Several liters of normal saline were administered in bolus fashion without change in vital signs. A positive end-expiratory pressure (PEEP) of 10 cm H2O was administered, with improvement in pulse oximetry to 91%. With the assessment that this patient required immediate, effective empirical antimicrobial therapy for a fulminant pneumonia of unknown etiology, the patient received levofloxacin 750 mg IV, oseltamivir 150 mg enterally, doxycycline 100 mg IV, and liposomal amphotericin B 300 mg IV (approximately 3 mg/kg) in the ED.

A computed tomography of the chest and abdomen was done to better define the pattern of pneumonitis and to further investigate the severe back and hip pain. It only showed pathology in the chest (Image 2).


Image 2
Axial image at the level of the mainstem bronchi taken from a computed tomography of the chest obtained in the emergency department, showing diffuse, nodular opacities in both lungs.

The patient was admitted to the medical intensive care unit (ICU). Broad spectrum antimicrobials were continued. The next day, broad-based budding yeast were seen on a silver stain of bronchoalveolar lavage (BAL) fluid, and subsequently fungal cultures of both sputum and BAL samples grew Blastomyces dermatitidis. Liposomal amphotericin B was continued and all other antimicrobials were discontinued. After one week of amphotericin and supportive care, the patient began to recover. Eight months later, he was being treated with itraconazole (planned 12-month course); he had a normal chest radiograph, but still had some airflow limitation and dyspnea on exertion.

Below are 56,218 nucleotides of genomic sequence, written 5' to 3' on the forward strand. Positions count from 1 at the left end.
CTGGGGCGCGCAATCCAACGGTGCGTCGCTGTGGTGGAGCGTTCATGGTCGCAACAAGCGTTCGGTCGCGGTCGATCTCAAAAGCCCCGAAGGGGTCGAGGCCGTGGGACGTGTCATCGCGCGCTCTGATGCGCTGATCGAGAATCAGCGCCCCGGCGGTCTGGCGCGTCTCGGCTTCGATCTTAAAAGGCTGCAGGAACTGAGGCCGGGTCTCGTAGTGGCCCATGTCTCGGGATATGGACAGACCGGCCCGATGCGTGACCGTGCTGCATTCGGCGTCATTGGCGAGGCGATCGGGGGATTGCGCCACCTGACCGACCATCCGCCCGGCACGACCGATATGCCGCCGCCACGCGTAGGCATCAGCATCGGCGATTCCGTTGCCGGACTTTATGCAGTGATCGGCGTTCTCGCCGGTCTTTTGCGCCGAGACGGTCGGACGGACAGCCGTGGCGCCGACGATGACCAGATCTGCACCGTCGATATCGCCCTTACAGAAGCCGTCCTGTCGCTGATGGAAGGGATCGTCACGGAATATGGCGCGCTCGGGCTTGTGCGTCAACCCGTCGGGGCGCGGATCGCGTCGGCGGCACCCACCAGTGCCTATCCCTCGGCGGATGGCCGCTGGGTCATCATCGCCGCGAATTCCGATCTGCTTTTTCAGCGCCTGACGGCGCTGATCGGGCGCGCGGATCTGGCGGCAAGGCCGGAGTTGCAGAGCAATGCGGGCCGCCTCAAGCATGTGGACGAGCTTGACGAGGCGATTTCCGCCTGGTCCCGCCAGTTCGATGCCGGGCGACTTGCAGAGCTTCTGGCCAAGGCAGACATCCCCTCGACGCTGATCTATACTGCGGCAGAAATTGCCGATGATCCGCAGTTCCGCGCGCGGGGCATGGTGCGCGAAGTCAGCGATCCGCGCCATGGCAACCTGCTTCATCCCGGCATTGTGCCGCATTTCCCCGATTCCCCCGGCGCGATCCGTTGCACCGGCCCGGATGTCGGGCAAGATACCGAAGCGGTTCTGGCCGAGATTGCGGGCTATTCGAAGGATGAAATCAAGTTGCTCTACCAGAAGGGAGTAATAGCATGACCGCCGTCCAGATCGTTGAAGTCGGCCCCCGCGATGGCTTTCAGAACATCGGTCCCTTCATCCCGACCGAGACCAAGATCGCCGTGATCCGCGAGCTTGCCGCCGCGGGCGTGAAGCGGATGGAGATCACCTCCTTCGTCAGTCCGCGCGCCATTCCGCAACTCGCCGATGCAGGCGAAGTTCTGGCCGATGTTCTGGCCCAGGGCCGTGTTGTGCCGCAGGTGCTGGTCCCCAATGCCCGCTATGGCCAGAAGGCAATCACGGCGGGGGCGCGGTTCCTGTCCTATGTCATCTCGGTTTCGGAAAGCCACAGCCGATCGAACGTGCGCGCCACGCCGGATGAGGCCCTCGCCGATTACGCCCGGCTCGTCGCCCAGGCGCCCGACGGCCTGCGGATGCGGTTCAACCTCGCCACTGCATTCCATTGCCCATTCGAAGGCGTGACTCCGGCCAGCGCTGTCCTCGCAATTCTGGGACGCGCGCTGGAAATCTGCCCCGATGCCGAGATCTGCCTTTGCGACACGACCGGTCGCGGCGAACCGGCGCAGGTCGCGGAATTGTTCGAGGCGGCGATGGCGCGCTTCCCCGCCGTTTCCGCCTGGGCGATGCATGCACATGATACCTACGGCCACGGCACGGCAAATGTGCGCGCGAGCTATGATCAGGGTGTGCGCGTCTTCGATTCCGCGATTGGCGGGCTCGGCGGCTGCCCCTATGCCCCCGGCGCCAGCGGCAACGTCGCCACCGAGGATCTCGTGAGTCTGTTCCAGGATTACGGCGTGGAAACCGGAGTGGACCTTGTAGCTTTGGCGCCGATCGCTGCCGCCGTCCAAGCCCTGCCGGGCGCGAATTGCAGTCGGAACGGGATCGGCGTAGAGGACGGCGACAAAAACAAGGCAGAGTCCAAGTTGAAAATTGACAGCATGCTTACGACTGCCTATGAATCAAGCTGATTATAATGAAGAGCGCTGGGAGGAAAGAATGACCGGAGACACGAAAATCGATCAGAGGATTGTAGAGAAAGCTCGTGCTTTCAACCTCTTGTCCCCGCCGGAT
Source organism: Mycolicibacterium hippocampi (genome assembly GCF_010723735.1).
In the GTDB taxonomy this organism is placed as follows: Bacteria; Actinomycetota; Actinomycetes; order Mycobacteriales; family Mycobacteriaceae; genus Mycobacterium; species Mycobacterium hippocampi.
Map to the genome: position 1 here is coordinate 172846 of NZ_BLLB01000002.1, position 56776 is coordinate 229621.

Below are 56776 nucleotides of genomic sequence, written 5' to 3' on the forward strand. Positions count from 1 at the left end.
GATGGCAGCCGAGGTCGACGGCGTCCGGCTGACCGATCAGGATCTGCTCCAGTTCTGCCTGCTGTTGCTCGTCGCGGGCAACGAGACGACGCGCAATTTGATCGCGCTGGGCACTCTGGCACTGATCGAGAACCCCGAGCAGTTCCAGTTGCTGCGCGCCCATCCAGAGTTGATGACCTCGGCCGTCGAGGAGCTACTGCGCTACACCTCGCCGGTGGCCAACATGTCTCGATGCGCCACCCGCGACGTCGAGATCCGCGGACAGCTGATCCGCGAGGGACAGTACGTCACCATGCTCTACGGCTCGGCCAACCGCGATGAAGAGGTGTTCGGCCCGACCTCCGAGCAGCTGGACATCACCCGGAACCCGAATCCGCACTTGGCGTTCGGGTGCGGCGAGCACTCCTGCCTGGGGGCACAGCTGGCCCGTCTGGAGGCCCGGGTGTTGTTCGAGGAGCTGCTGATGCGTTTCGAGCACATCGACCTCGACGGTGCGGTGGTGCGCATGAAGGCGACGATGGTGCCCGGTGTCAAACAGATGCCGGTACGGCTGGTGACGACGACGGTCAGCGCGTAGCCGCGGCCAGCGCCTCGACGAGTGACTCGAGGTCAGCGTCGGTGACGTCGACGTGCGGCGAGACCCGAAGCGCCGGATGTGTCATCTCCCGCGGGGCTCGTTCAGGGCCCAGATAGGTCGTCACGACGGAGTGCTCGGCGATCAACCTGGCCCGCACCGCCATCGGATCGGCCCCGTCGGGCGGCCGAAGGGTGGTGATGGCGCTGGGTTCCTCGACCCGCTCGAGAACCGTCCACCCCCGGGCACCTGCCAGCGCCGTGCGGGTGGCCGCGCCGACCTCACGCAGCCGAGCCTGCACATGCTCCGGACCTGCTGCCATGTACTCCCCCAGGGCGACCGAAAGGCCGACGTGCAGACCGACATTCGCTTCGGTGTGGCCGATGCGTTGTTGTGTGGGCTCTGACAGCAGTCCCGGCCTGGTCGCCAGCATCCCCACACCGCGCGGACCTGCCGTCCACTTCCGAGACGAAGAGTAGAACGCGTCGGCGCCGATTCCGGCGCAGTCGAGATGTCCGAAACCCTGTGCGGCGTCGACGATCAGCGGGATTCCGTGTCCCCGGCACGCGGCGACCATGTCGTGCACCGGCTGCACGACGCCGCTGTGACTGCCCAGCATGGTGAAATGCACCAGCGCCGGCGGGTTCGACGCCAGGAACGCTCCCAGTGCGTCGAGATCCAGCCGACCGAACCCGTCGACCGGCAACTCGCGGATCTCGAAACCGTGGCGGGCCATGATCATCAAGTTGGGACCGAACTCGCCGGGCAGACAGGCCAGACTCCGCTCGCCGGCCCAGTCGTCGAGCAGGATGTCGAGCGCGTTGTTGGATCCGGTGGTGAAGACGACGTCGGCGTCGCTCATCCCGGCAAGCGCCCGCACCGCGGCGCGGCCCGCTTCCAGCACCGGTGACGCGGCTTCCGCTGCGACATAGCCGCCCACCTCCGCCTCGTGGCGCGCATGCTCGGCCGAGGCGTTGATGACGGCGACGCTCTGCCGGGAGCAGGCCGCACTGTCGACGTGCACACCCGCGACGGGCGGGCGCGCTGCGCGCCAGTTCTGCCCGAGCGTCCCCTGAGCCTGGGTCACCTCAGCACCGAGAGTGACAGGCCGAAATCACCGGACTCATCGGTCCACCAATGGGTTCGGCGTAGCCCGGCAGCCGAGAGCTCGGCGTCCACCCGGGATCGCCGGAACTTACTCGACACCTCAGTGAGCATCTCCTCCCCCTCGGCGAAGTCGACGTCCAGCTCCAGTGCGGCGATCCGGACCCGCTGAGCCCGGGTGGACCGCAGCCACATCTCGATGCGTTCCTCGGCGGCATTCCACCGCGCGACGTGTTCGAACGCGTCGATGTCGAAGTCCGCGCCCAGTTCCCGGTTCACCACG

This case is, to our knowledge, the first report of ARDS due to fulminant pulmonary blastomycosis in the emergency medicine literature. While this entity is uncommon, it has been described in ICU patients. Of note, an experienced EP, faced with a young patient with undifferentiated, near-fatal CAP, recognized the importance of definitive antimicrobial therapy and prescribed broad spectrum antibiotics including doxycycline (for zoonotic bacterial pathogens), as well as empiric antiviral and antifungal therapy. This patient’s blastomycosis was covered empirically (and as it turns out, definitively) with amphotericin from the time of his arrival in the ED. This report addresses one potential approach to fulminant pneumonitis from an unknown pathogen, which represents an important gap in existing guidelines on early antimicrobial therapy.